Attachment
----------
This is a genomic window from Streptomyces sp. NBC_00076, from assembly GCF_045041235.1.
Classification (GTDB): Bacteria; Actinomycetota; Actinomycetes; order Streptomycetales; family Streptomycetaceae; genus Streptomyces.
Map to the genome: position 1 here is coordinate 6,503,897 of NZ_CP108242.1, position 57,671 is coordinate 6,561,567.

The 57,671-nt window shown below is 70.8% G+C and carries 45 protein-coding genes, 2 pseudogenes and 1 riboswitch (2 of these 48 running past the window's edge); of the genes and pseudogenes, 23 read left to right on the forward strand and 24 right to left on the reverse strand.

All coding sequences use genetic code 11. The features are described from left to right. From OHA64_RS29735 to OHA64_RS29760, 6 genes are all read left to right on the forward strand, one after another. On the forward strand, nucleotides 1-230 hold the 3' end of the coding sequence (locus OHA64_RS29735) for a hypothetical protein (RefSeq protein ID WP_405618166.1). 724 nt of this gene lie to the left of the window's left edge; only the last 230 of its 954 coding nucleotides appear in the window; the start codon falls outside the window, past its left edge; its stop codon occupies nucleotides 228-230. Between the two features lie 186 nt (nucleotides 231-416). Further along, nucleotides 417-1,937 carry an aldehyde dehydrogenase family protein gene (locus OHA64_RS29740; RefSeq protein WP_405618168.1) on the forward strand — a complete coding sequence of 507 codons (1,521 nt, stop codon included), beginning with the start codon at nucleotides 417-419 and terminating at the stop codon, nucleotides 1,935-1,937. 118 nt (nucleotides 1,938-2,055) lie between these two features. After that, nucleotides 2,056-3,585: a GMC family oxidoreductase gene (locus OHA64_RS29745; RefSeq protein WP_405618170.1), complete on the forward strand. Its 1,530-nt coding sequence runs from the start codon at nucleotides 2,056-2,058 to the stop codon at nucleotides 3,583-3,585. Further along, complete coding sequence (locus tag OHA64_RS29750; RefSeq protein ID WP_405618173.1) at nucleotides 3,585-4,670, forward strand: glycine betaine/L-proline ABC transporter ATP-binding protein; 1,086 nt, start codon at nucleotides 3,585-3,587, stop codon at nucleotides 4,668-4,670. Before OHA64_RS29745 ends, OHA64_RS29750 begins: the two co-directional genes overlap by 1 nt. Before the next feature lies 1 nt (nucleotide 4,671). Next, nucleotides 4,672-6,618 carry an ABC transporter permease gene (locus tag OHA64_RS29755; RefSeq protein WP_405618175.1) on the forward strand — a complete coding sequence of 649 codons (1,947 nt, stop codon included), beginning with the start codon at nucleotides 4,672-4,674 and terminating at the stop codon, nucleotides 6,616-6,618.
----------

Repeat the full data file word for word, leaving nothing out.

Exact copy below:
This is a genomic window from Streptomyces sp. NBC_00076, from assembly GCF_045041235.1.
Classification (GTDB): Bacteria; Actinomycetota; Actinomycetes; order Streptomycetales; family Streptomycetaceae; genus Streptomyces.
Map to the genome: position 1 here is coordinate 6,503,897 of NZ_CP108242.1, position 57,671 is coordinate 6,561,567.

The 57,671-nt window shown below is 70.8% G+C and carries 45 protein-coding genes, 2 pseudogenes and 1 riboswitch (2 of these 48 running past the window's edge); of the genes and pseudogenes, 23 read left to right on the forward strand and 24 right to left on the reverse strand.

All coding sequences use genetic code 11. The features are described from left to right. From OHA64_RS29735 to OHA64_RS29760, 6 genes are all read left to right on the forward strand, one after another. On the forward strand, nucleotides 1-230 hold the 3' end of the coding sequence (locus OHA64_RS29735) for a hypothetical protein (RefSeq protein ID WP_405618166.1). 724 nt of this gene lie to the left of the window's left edge; only the last 230 of its 954 coding nucleotides appear in the window; the start codon falls outside the window, past its left edge; its stop codon occupies nucleotides 228-230. Between the two features lie 186 nt (nucleotides 231-416). Further along, nucleotides 417-1,937 carry an aldehyde dehydrogenase family protein gene (locus OHA64_RS29740; RefSeq protein WP_405618168.1) on the forward strand — a complete coding sequence of 507 codons (1,521 nt, stop codon included), beginning with the start codon at nucleotides 417-419 and terminating at the stop codon, nucleotides 1,935-1,937. 118 nt (nucleotides 1,938-2,055) lie between these two features. After that, nucleotides 2,056-3,585: a GMC family oxidoreductase gene (locus OHA64_RS29745; RefSeq protein WP_405618170.1), complete on the forward strand. Its 1,530-nt coding sequence runs from the start codon at nucleotides 2,056-2,058 to the stop codon at nucleotides 3,583-3,585. Further along, complete coding sequence (locus tag OHA64_RS29750; RefSeq protein ID WP_405618173.1) at nucleotides 3,585-4,670, forward strand: glycine betaine/L-proline ABC transporter ATP-binding protein; 1,086 nt, start codon at nucleotides 3,585-3,587, stop codon at nucleotides 4,668-4,670. Before OHA64_RS29745 ends, OHA64_RS29750 begins: the two co-directional genes overlap by 1 nt. Before the next feature lies 1 nt (nucleotide 4,671). Next, nucleotides 4,672-6,618 carry an ABC transporter permease gene (locus tag OHA64_RS29755; RefSeq protein WP_405618175.1) on the forward strand — a complete coding sequence of 649 codons (1,947 nt, stop codon included), beginning with the start codon at nucleotides 4,672-4,674 and terminating at the stop codon, nucleotides 6,616-6,618.